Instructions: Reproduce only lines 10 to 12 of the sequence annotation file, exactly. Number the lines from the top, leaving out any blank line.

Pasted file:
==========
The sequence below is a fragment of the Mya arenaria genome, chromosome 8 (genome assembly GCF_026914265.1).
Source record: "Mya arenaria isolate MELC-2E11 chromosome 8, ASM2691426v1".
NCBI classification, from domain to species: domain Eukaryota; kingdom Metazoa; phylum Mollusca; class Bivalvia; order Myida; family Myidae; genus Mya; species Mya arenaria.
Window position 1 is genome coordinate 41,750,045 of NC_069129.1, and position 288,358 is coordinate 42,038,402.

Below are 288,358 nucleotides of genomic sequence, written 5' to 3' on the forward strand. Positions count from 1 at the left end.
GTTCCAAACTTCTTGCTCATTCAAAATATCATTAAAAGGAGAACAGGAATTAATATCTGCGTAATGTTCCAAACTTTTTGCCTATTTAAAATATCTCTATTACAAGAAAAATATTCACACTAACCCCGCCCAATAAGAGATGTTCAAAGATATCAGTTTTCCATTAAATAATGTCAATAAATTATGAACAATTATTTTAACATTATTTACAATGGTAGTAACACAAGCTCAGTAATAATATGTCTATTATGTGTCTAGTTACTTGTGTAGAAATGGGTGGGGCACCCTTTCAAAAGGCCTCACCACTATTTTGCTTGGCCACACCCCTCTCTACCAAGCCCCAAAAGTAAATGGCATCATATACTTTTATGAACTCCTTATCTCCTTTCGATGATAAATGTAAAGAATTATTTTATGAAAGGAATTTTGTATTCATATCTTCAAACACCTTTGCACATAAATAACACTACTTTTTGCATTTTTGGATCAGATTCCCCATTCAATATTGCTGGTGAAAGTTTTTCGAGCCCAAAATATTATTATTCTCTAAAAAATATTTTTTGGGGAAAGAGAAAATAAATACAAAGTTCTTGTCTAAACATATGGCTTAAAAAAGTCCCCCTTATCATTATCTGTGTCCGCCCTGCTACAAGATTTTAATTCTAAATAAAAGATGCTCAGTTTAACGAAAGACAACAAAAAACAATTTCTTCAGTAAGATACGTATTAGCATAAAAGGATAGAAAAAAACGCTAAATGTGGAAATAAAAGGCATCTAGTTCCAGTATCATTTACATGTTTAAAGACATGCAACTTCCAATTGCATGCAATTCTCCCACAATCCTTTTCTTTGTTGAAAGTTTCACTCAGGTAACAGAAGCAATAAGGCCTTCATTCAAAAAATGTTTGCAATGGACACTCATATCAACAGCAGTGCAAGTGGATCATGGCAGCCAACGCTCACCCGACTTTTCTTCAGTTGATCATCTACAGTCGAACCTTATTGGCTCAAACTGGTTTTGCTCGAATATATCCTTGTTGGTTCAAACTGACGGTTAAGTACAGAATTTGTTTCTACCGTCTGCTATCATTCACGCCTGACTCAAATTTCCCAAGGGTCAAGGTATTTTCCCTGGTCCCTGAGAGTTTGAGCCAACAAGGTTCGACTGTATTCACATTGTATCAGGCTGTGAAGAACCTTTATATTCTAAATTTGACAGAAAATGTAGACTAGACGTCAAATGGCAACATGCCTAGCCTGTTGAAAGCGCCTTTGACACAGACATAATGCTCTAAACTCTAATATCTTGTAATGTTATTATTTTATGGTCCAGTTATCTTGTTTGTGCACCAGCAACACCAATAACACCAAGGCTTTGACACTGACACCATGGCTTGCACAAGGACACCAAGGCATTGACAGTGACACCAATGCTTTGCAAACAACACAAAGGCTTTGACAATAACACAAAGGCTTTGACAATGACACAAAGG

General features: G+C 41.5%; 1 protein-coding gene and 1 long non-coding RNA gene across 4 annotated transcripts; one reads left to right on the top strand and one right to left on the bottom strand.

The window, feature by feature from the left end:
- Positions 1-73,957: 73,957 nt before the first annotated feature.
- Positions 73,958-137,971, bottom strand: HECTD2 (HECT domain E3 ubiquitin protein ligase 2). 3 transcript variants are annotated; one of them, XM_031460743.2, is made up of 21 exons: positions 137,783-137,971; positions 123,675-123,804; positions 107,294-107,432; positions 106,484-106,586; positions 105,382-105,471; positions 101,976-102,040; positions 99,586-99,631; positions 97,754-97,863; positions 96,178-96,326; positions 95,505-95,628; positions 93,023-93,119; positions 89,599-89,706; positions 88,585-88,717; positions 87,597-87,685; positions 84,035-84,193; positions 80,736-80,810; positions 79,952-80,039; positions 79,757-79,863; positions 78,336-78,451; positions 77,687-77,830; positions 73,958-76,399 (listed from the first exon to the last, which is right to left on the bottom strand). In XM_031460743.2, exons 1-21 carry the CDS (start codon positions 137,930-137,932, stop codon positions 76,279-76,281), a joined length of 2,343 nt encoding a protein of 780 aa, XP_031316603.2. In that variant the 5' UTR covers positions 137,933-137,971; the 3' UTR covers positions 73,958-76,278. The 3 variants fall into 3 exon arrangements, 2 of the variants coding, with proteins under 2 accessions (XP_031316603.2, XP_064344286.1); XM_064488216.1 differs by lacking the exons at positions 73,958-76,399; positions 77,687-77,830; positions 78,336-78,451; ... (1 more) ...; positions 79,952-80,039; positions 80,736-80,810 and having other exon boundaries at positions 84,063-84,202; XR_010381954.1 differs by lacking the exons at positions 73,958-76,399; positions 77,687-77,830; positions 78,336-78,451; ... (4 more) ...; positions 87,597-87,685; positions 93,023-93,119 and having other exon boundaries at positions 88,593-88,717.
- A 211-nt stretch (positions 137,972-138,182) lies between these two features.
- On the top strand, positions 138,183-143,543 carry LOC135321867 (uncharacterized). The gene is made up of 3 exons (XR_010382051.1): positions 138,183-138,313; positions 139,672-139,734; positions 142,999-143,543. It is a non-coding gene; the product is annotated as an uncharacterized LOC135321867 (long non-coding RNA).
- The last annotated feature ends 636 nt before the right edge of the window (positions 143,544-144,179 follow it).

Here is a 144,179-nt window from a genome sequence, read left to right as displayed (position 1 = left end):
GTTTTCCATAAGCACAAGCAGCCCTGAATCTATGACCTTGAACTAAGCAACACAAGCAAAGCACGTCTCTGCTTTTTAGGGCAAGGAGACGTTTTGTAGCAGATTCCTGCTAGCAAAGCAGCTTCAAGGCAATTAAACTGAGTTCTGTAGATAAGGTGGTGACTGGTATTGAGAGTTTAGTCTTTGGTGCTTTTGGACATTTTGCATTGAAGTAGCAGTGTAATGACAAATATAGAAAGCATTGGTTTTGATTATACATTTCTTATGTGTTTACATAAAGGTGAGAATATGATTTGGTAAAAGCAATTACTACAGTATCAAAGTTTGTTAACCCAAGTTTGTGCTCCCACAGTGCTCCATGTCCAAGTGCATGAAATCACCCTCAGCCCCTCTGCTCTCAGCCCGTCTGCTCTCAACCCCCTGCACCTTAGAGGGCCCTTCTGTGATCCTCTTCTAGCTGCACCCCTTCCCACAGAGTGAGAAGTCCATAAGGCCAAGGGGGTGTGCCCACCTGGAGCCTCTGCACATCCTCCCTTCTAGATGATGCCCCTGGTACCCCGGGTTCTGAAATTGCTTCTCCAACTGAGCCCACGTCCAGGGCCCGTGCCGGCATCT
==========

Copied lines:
- Positions 73,958-137,971, bottom strand: HECTD2 (HECT domain E3 ubiquitin protein ligase 2). 3 transcript variants are annotated; one of them, XM_031460743.2, is made up of 21 exons: positions 137,783-137,971; positions 123,675-123,804; positions 107,294-107,432; positions 106,484-106,586; positions 105,382-105,471; positions 101,976-102,040; positions 99,586-99,631; positions 97,754-97,863; positions 96,178-96,326; positions 95,505-95,628; positions 93,023-93,119; positions 89,599-89,706; positions 88,585-88,717; positions 87,597-87,685; positions 84,035-84,193; positions 80,736-80,810; positions 79,952-80,039; positions 79,757-79,863; positions 78,336-78,451; positions 77,687-77,830; positions 73,958-76,399 (listed from the first exon to the last, which is right to left on the bottom strand). In XM_031460743.2, exons 1-21 carry the CDS (start codon positions 137,930-137,932, stop codon positions 76,279-76,281), a joined length of 2,343 nt encoding a protein of 780 aa, XP_031316603.2. In that variant the 5' UTR covers positions 137,933-137,971; the 3' UTR covers positions 73,958-76,278. The 3 variants fall into 3 exon arrangements, 2 of the variants coding, with proteins under 2 accessions (XP_031316603.2, XP_064344286.1); XM_064488216.1 differs by lacking the exons at positions 73,958-76,399; positions 77,687-77,830; positions 78,336-78,451; ... (1 more) ...; positions 79,952-80,039; positions 80,736-80,810 and having other exon boundaries at positions 84,063-84,202; XR_010381954.1 differs by lacking the exons at positions 73,958-76,399; positions 77,687-77,830; positions 78,336-78,451; ... (4 more) ...; positions 87,597-87,685; positions 93,023-93,119 and having other exon boundaries at positions 88,593-88,717.
- A 211-nt stretch (positions 137,972-138,182) lies between these two features.
- On the top strand, positions 138,183-143,543 carry LOC135321867 (uncharacterized). The gene is made up of 3 exons (XR_010382051.1): positions 138,183-138,313; positions 139,672-139,734; positions 142,999-143,543. It is a non-coding gene; the product is annotated as an uncharacterized LOC135321867 (long non-coding RNA).